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Make It a Mai Tai
For Marcel Proust a madeleine famously opened the floodgates of memory. A ripe pineapple does it for me: One nibble and I am returned to a beach that has been cleansed by a brief morning storm, a trade wind rustling through coconut palm fronds and the sweet scent of plumeria hitting like a fragrant uppercut. One bite and I’m back in Hawaii.
Thanks to those all-inclusive family deals offered by the tour group Pleasant Hawaiian Holidays (calling the Aloha State “pleasant” has always seemed an understatement), I spent ten summers and winters of my youth on the islands. We’d broil in the afternoon sun (my dermatologist is helping me deal with the consequences) and swim in breaks so calm, you could hardly believe they were part of the Pacific Ocean. In the evenings we’d listen to large men strum tiny ukuleles that rested across their chests as we combed the sand with metal detectors in search of treasure. Our parents would “monitor” us from their perch at the Three Torches Bar on Waikiki Beach, waving at us with whichever hand wasn’t cradling a mai tai. Usually our island of choice was Oahu, but we also made repeat visits to Maui, Kauai, and the Big Island. Later, with my husband, I added Molokai to the list on one of our own trips. It’s no surprise, perhaps, that visitors to my home and those of my two brothers and their families notice a common theme: Indoors are paintings of pre-high-rise Honolulu and decorative lamps featuring motorized hula girls that swivel in grass skirts; outdoors, wooden gods carved by chain saws and elaborate bamboo tiki bars (yes, each of us has one). But among the Melton family members, my mom rules for the most indelible ode to the 50th state. For her 65th birthday many moons ago I paid a tattoo artist to ink a 1940s-style Sailor Jerry hula girl on the inside of her right ankle. It’s an instant icebreaker for visiting nurses at her rest home.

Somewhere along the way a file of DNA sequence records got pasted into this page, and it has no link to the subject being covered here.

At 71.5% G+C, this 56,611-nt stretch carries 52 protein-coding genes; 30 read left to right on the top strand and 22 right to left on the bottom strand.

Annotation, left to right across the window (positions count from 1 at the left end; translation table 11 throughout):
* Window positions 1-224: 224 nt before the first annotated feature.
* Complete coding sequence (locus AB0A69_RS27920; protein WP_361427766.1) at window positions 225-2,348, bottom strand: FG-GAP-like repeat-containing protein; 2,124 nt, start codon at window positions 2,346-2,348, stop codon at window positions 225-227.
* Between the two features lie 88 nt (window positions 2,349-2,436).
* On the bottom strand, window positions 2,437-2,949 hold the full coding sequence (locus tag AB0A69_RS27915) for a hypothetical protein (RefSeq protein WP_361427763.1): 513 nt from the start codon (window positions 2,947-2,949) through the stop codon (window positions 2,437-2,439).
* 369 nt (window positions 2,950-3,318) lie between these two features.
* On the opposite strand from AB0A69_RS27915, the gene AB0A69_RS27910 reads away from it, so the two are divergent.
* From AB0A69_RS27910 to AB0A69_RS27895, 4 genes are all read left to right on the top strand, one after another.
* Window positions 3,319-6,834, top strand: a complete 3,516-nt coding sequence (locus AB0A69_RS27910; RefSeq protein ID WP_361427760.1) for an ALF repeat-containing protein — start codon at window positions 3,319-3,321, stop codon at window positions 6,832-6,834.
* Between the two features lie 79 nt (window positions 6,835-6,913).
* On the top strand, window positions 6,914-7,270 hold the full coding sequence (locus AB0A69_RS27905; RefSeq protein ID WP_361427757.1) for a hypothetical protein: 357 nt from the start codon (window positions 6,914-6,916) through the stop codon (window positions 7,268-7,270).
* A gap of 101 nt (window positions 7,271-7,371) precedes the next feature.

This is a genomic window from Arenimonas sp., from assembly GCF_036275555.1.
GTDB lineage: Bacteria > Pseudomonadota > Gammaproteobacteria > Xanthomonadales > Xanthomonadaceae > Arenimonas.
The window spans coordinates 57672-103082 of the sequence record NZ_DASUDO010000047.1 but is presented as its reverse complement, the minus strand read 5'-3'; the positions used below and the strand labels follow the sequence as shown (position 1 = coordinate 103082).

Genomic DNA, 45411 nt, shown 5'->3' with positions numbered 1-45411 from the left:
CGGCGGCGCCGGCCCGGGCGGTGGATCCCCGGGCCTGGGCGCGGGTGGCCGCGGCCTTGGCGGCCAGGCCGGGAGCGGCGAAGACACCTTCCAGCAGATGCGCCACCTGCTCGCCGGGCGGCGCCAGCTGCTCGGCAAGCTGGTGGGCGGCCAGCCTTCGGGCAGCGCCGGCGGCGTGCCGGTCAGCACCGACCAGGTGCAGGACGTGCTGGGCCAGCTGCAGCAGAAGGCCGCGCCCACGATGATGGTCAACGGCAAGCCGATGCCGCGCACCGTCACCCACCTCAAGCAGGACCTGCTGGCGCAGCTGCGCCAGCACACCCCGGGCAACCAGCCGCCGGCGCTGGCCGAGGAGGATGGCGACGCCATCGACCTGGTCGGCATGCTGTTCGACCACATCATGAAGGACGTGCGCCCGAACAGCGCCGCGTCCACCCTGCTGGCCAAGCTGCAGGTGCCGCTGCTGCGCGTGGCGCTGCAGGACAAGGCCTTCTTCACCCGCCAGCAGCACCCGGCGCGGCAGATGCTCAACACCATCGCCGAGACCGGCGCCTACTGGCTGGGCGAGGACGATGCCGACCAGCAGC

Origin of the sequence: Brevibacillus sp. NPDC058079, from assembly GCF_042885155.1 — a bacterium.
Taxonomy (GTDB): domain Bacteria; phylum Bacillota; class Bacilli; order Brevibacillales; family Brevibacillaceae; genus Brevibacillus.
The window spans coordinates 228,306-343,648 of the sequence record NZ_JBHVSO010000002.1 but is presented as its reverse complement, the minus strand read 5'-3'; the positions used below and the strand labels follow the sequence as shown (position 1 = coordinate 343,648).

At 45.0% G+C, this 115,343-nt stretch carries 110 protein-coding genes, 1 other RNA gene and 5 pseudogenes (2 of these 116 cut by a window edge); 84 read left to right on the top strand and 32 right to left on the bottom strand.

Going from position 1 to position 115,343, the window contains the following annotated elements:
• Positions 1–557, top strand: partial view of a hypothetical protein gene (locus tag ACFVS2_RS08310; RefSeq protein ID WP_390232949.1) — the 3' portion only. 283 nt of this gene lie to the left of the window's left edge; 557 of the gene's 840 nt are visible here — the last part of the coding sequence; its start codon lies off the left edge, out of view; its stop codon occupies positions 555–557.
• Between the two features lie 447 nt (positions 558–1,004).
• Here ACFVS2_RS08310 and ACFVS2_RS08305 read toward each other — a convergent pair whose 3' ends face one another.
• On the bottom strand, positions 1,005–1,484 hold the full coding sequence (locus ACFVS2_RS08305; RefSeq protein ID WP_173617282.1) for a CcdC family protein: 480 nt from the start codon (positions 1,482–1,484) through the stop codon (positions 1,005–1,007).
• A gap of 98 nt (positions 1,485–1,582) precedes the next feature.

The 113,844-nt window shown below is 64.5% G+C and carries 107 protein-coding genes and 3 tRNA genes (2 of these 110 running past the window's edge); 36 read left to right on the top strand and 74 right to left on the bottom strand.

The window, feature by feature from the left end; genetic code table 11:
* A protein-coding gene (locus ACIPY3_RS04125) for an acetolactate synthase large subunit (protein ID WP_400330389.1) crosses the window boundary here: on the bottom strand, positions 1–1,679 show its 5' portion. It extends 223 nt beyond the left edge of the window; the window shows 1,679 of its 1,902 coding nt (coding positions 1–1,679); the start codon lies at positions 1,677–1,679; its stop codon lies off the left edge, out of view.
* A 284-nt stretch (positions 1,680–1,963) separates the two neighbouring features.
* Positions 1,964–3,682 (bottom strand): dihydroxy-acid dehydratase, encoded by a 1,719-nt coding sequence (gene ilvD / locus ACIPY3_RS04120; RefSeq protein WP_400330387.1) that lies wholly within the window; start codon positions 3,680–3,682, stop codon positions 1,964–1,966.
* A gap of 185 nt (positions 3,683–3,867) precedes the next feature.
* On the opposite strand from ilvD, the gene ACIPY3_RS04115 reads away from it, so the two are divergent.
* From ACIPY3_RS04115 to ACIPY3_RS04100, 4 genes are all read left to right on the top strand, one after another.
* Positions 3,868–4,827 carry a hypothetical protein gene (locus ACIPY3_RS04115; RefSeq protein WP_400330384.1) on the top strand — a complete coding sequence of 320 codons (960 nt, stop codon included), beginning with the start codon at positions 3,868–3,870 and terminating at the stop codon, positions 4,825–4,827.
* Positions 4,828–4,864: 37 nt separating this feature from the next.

If all this seems a little much, please understand that I am genetically predisposed to Hawaii-itis. On my father’s side of the family we are directly related (somewhere in the great, great, great, etcetera, uncle territory) to Captain James Cook, the English explorer who charted “the Sandwich Islands,” as he named them, in 1778. In this issue we celebrate Hawaii, which is a favorite destination of Angelenos whether or not they’re related to Captain Cook. Writer Matt Jaffe even visits the place on Kealakekua Bay where Uncle James met his demise. Sure, the islands have changed a lot since my first visit 34 years ago; I remember when there was one stoplight on all of Kauai. But as Matt writes, it’s remarkable how much of Hawaii looks and feels as it did when Captain Cook first floated in on the HMS Resolution. Like any intrepid explorer, you’ve just got to go off-map to find it.